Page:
Project description:BACKGROUND:Community health workers, known as Village Health Teams (VHTs) in Uganda, play a central role in increasing access to community-based health services. The objective of this research is to explore tensions that may emerge as VHTs navigate multiple roles as community members and care providers particularly when providing sensitive reproductive health and HIV care. METHODS:Twenty-five VHTs from a rural clinic in Uganda completed semi-structured interviews focused on experiences providing services. Interview questions focused on challenges VHTs face providing services and strategies for improving quality care. After translation from Luganda and transcription, interviews were analyzed using content analysis to identify emergent themes. RESULTS:Most VHTs were female (n = 16). The average age was 46, and average length of VHT work, 11 years. Analyses revealed that all VHTs capitalized upon the duality of their position, shifting roles depending upon context. Three themes emerged around VHTs' perceptions of their roles: community insiders, professional outsiders, and intermediaries. A caregiver "insider" role facilitated rapport and discussion of sensitive issues. As community members, VHTs leveraged existing community structures to educate clients in familiar settings such as "drinking places". However, this role posed challenges as some VHTs felt compelled to share their own resources including food and transport money. Occupying a professional outsider role offered VHTs respect. Their specialized knowledge gave them authority to counsel others on effective forms of family planning. However, some VHTs faced opposition, suspicions about their motives, and violence in this role. In balancing these two roles, the VHTs adopted a third as intermediaries, connecting the community to services in the formalized health care system. Participants suggested that additional training, ongoing supervision, and the opportunity to collaborate with other VHTs would help them better navigate their different roles and, ultimately, improve the quality of service. CONCLUSIONS:As countries scale up family planning and HIV services using VHTs, supportive supervision and ethical dilemma training are recommended so VHTs are prepared for the challenges of assuming multiple roles within communities.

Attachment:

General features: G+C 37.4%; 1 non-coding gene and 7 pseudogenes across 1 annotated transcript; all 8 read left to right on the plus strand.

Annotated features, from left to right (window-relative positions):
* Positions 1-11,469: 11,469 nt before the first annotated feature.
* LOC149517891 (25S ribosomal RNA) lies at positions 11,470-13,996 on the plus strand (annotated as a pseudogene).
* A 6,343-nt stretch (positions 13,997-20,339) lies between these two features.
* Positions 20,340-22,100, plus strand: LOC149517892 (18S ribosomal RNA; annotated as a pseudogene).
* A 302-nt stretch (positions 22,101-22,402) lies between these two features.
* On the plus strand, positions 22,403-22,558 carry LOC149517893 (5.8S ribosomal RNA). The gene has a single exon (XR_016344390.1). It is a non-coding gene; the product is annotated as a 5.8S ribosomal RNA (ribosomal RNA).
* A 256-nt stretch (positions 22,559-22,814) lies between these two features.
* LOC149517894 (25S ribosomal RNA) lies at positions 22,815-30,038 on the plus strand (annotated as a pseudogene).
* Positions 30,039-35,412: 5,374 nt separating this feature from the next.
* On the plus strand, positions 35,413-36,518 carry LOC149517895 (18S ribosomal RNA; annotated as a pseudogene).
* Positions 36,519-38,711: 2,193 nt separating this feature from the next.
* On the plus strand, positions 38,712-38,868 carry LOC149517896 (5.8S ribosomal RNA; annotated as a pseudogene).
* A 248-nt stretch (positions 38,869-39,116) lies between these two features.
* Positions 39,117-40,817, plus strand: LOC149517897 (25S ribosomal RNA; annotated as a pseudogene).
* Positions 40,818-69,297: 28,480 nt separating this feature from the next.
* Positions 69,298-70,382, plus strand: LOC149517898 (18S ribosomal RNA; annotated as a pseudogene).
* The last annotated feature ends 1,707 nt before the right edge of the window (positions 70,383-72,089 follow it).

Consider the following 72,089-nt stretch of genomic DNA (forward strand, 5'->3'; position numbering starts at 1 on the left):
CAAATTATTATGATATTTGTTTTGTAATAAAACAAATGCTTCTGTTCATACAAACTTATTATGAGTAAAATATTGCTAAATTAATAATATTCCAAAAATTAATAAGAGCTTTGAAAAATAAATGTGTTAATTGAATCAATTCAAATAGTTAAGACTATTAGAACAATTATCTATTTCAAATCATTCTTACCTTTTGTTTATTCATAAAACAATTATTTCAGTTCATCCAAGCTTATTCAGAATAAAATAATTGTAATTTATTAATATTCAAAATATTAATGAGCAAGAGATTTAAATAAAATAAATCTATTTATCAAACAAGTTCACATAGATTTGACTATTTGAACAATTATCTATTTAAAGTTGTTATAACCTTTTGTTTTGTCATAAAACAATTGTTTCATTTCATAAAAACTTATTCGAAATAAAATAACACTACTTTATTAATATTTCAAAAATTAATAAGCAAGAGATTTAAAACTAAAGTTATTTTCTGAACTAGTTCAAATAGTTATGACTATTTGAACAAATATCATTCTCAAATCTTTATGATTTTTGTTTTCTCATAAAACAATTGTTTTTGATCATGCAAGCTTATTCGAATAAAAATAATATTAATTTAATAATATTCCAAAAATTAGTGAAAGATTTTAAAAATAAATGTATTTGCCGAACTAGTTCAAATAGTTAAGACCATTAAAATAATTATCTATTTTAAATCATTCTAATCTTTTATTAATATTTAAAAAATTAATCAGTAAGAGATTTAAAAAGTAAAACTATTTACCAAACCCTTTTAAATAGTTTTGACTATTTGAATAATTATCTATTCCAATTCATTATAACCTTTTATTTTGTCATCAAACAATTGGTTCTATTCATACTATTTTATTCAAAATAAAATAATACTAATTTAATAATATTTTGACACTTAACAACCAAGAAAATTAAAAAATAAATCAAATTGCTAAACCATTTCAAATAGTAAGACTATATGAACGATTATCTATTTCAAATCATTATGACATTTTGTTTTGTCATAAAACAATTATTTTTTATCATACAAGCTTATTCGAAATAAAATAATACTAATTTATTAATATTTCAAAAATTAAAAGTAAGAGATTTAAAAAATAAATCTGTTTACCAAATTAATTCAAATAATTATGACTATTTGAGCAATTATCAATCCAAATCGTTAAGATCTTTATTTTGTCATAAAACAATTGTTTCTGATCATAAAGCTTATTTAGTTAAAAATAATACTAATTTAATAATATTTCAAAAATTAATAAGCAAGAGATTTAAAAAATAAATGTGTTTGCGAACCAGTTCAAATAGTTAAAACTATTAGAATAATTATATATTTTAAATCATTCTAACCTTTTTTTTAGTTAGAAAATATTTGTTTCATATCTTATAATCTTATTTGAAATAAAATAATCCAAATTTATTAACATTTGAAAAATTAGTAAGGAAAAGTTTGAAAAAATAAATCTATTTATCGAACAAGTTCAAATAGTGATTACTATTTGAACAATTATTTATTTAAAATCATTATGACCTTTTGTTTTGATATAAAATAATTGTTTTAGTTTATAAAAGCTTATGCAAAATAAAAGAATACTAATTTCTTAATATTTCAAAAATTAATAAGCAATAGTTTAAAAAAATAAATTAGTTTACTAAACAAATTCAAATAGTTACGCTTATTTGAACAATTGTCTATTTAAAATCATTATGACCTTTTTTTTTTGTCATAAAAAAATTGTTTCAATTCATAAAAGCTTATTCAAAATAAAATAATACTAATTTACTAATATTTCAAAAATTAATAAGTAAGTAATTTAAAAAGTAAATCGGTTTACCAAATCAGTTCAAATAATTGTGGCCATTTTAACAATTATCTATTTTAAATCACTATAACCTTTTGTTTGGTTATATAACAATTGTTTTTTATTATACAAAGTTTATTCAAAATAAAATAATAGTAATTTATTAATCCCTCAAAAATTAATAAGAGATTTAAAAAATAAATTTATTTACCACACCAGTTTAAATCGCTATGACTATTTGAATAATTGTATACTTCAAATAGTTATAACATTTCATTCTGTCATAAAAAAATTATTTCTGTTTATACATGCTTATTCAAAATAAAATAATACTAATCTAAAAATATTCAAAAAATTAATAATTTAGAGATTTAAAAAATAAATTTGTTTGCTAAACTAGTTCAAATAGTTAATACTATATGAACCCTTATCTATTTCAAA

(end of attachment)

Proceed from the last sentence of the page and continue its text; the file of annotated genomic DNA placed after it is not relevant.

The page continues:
Project description:To model the relationship of an area-based measure of a breast cancer screening and geographic area deprivation on the incidence of later stage breast cancer (LSBC) across a diverse region of Appalachia.Central cancer registry data (2006-2008) from three Appalachian states were linked to Medicare claims and census data.Exploratory spatial analysis preceded the statistical model based on negative binomial regression to model predictors and effect modification by geographic subregions.Exploratory spatial analysis revealed geographically varying effects of area deprivation and screening on LSBC. In the negative binomial regression model, predictors of LSBC included receipt of screening, area deprivation, supply of mammography centers, and female population aged>75 years. The most deprived counties had a 3.31 times greater rate of LSBC compared to the least deprived. Effect of screening on LSBC was significantly stronger in northern Appalachia than elsewhere in the study region, found mostly for high-population counties.Breast cancer screening and area deprivation are strongly associated with disparity in LBSC in Appalachia. The presence of geographically varying predictors of later stage tumors in Appalachia suggests the importance of place-based health care access and risk.